Several challenges to the Defense of Marriage Act could reach the Supreme Court within the next year, but only one involves the estate tax that surviving same-sex spouses are forced to pay when a partner dies. The consequences can be severe, as Edith Windsor, the 83-year-old plaintiff in that case, learned after her wife, Thea Spyer, died in 2009.
A mathematician and former IBM programmer, Windsor calculated the financial impact of 1996’s DOMA, which just added to the unquantifiable pain of losing her partner of more than 40 years. She paid over $363,000 in federal estate taxes on two properties the couple owned, in Manhattan and on Long Island, solely because the U.S. government did not recognize their marriage. The women married in Canada in 2007 after first becoming engaged in 1967, and Windsor cared for Spyer, a clinical psychologist, as she battled multiple sclerosis for three decades.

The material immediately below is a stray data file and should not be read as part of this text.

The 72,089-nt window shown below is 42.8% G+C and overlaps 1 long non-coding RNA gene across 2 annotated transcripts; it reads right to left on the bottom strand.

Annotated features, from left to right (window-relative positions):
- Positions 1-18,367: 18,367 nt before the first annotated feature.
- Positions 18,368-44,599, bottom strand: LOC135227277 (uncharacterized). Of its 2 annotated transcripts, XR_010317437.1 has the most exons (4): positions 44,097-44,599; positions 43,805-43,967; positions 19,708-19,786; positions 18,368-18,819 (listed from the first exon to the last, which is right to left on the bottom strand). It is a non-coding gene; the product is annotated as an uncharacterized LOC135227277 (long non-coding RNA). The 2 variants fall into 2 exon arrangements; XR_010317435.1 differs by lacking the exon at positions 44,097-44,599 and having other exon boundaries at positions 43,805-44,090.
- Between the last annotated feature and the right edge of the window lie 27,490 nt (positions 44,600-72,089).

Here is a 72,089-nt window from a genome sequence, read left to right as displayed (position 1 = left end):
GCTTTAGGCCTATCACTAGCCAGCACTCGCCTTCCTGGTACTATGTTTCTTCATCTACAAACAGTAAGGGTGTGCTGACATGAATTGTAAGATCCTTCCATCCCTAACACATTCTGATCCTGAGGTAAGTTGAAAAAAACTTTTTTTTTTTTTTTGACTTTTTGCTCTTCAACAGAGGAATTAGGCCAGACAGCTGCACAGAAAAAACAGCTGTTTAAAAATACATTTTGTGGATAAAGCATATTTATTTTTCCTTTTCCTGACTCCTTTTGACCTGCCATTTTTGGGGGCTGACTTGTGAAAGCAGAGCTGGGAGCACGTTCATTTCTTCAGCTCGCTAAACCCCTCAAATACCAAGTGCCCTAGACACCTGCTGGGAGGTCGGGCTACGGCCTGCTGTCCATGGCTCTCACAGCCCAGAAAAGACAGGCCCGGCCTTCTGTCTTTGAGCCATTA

“However, if Thea had been Theo, I would have had to pay no estate tax whatsoever,” she says. “Even if I had met and married ‘Theo’ one month before he died, I would have had to pay no estate tax.”
That unequal treatment did not compute, and Windsor sued the government with help from the American Civil Liberties Union and the law firm Paul, Weiss, Rifkind, Wharton, and Garrison. She argued that DOMA violated her equal protection rights, and in June a federal judge in New York agreed and found section 3 of the law, which limits the federal definition of marriage to unions of a man and a woman, unconstitutional.